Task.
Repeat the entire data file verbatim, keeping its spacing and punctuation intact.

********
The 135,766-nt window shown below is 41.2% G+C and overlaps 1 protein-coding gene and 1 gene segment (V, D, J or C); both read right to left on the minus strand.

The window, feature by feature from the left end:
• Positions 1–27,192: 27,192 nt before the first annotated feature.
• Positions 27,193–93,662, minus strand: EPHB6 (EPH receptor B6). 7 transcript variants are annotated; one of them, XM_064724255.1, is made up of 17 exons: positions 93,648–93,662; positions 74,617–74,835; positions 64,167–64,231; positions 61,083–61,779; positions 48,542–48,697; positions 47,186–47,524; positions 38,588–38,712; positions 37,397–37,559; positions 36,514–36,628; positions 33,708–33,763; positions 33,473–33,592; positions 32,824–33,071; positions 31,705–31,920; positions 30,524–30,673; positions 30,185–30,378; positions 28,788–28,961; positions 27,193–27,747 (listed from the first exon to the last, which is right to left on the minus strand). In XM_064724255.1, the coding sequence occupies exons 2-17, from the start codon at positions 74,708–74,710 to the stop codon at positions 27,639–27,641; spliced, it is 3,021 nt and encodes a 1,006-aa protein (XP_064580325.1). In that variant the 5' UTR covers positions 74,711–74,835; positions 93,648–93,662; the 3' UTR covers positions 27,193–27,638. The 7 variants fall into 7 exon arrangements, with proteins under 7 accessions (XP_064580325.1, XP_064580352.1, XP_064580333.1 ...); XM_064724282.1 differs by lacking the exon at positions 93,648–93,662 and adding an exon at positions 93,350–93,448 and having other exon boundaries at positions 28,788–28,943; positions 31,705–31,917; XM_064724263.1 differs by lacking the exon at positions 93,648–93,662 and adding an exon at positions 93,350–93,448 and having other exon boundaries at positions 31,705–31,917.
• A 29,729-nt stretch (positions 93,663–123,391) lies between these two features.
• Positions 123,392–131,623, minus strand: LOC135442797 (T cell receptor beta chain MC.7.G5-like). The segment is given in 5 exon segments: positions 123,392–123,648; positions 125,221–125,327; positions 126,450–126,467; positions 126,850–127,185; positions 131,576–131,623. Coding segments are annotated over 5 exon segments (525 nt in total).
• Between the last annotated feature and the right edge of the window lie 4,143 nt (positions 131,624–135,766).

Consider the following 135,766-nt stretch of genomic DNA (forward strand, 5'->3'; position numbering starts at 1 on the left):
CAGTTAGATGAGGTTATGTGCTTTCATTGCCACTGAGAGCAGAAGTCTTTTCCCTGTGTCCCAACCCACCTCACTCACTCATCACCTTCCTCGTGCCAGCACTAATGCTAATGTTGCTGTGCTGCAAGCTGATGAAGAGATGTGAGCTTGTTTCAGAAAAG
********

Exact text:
The 135,766-nt window shown below is 41.2% G+C and overlaps 1 protein-coding gene and 1 gene segment (V, D, J or C); both read right to left on the minus strand.

The window, feature by feature from the left end:
• Positions 1–27,192: 27,192 nt before the first annotated feature.
• Positions 27,193–93,662, minus strand: EPHB6 (EPH receptor B6). 7 transcript variants are annotated; one of them, XM_064724255.1, is made up of 17 exons: positions 93,648–93,662; positions 74,617–74,835; positions 64,167–64,231; positions 61,083–61,779; positions 48,542–48,697; positions 47,186–47,524; positions 38,588–38,712; positions 37,397–37,559; positions 36,514–36,628; positions 33,708–33,763; positions 33,473–33,592; positions 32,824–33,071; positions 31,705–31,920; positions 30,524–30,673; positions 30,185–30,378; positions 28,788–28,961; positions 27,193–27,747 (listed from the first exon to the last, which is right to left on the minus strand). In XM_064724255.1, the coding sequence occupies exons 2-17, from the start codon at positions 74,708–74,710 to the stop codon at positions 27,639–27,641; spliced, it is 3,021 nt and encodes a 1,006-aa protein (XP_064580325.1). In that variant the 5' UTR covers positions 74,711–74,835; positions 93,648–93,662; the 3' UTR covers positions 27,193–27,638. The 7 variants fall into 7 exon arrangements, with proteins under 7 accessions (XP_064580325.1, XP_064580352.1, XP_064580333.1 ...); XM_064724282.1 differs by lacking the exon at positions 93,648–93,662 and adding an exon at positions 93,350–93,448 and having other exon boundaries at positions 28,788–28,943; positions 31,705–31,917; XM_064724263.1 differs by lacking the exon at positions 93,648–93,662 and adding an exon at positions 93,350–93,448 and having other exon boundaries at positions 31,705–31,917.
• A 29,729-nt stretch (positions 93,663–123,391) lies between these two features.
• Positions 123,392–131,623, minus strand: LOC135442797 (T cell receptor beta chain MC.7.G5-like). The segment is given in 5 exon segments: positions 123,392–123,648; positions 125,221–125,327; positions 126,450–126,467; positions 126,850–127,185; positions 131,576–131,623. Coding segments are annotated over 5 exon segments (525 nt in total).
• Between the last annotated feature and the right edge of the window lie 4,143 nt (positions 131,624–135,766).

Consider the following 135,766-nt stretch of genomic DNA (forward strand, 5'->3'; position numbering starts at 1 on the left):
CAGTTAGATGAGGTTATGTGCTTTCATTGCCACTGAGAGCAGAAGTCTTTTCCCTGTGTCCCAACCCACCTCACTCACTCATCACCTTCCTCGTGCCAGCACTAATGCTAATGTTGCTGTGCTGCAAGCTGATGAAGAGATGTGAGCTTGTTTCAGAAAAG